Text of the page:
Why Aren’t My Teeth White?
Your Habits Keep Your from Having White Teeth
Try as we might, there is only so much that we can do to keep our teeth white. Enamel is the hard, whitish, translucent substance that coats our teeth and prevents decay from setting in, but as we age, enamel naturally starts to gradually wear away. As enamel disappears, the yellow dentin inside the teeth becomes more visible, making the teeth appear more golden than ivory. Diet can also play a role in discoloration; beverages such as beer, coffee, red wine, soda pop, and tea contain substances such as acids, chromogens, and tannins, all of which adhere to and corrode enamel. Tobacco use, whether through smoking cigarettes or chewing tobacco, exposes the teeth to nicotine and tar, two major culprits in dental stains. Certain medications, such as antihistamines, chemotherapy treatment, and tetracyclines, can discolor teeth, and even blunt trauma can result in thickening of dentin, creating a yellowish appearance to a tooth.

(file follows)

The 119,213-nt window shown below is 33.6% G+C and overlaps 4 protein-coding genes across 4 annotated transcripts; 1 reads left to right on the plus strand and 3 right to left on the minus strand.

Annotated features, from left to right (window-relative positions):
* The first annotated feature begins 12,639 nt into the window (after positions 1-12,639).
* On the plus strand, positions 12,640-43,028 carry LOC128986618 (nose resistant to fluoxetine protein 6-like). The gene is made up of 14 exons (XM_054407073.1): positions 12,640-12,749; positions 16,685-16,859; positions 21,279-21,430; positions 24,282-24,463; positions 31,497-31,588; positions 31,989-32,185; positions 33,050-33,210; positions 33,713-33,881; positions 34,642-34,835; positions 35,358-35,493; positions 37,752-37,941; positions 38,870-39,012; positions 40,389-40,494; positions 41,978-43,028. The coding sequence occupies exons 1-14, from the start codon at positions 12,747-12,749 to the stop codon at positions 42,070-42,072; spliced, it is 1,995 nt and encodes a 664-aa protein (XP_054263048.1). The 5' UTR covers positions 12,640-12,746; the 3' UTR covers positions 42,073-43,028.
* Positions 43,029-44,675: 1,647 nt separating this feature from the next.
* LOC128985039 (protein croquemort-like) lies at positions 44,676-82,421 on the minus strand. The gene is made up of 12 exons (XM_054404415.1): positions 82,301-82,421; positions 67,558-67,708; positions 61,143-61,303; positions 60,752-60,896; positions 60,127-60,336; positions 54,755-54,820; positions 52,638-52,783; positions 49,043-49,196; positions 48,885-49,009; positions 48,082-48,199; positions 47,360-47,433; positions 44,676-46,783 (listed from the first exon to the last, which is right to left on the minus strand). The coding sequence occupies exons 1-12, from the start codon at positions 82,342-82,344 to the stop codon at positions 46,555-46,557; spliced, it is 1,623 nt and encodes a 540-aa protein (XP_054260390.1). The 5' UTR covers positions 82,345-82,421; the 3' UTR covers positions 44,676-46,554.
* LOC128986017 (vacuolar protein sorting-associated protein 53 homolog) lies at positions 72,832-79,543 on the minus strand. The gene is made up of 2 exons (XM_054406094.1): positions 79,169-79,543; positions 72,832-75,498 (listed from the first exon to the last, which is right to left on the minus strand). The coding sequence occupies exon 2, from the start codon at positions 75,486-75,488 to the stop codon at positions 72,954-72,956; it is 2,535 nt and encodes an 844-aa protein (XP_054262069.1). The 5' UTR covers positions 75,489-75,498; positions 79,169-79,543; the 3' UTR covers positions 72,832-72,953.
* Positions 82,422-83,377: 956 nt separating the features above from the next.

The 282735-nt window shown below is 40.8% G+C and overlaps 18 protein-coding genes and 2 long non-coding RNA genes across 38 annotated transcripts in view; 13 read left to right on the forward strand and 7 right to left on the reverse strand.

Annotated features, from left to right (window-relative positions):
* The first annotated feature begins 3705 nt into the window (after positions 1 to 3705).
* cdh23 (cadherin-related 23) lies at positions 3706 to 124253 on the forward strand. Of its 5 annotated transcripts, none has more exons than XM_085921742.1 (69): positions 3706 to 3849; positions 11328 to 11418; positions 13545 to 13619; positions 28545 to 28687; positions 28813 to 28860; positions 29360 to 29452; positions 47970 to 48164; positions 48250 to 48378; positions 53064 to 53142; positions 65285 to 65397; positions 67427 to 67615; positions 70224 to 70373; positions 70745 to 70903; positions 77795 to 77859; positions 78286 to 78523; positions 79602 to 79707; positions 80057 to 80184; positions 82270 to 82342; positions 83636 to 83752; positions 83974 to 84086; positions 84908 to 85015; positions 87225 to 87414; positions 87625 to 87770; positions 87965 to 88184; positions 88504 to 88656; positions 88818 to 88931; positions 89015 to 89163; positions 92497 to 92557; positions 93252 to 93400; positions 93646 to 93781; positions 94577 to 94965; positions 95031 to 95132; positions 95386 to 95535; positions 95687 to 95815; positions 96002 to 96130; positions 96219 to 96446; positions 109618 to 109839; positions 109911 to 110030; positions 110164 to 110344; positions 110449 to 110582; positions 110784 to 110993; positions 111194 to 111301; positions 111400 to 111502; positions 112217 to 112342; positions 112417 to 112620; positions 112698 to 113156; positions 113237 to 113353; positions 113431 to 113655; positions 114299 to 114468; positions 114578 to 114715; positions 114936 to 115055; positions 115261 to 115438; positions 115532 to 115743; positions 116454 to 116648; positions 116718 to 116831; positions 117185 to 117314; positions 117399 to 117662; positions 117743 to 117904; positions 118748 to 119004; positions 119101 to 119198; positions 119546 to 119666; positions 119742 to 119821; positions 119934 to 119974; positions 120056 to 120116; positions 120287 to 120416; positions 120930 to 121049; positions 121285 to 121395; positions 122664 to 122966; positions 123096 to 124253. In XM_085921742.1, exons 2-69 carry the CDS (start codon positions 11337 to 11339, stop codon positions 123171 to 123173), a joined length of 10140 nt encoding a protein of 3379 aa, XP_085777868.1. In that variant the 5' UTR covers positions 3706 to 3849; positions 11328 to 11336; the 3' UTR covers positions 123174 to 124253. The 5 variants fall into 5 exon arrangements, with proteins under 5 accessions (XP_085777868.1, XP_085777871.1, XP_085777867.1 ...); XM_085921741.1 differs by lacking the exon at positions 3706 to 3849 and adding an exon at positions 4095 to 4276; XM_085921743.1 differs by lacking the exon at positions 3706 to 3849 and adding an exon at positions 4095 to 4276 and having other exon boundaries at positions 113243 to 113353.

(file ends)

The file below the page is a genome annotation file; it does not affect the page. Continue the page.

How to Get Your Teeth White
The process of teeth whitening is accomplished when a bleaching agent, either hydrogen peroxide or carbamide peroxide (a mixture of hydrogen peroxide and urea), is applied to the surface of the tooth. The bleaching agent disintegrates the stains, making them easier to remove and exposing the naturally white enamel underneath. Using a whitening toothpaste is the cheapest way to whiten teeth. It should be noted, though, that these types of toothpaste can be effective in stain removal, but they do not change tooth color. Over-the-counter bleaching products, which can be purchased at any pharmacy, come in the form of a gel or a strip that is temporarily placed over the teeth. The quickest and most effective whitening method, chairside bleaching, can be accomplished only in a dentist’s office. After applying an insulating substance to your gums, your dentist will administer a concentrated bleaching solution to your teeth. Call our office today for a free consultation!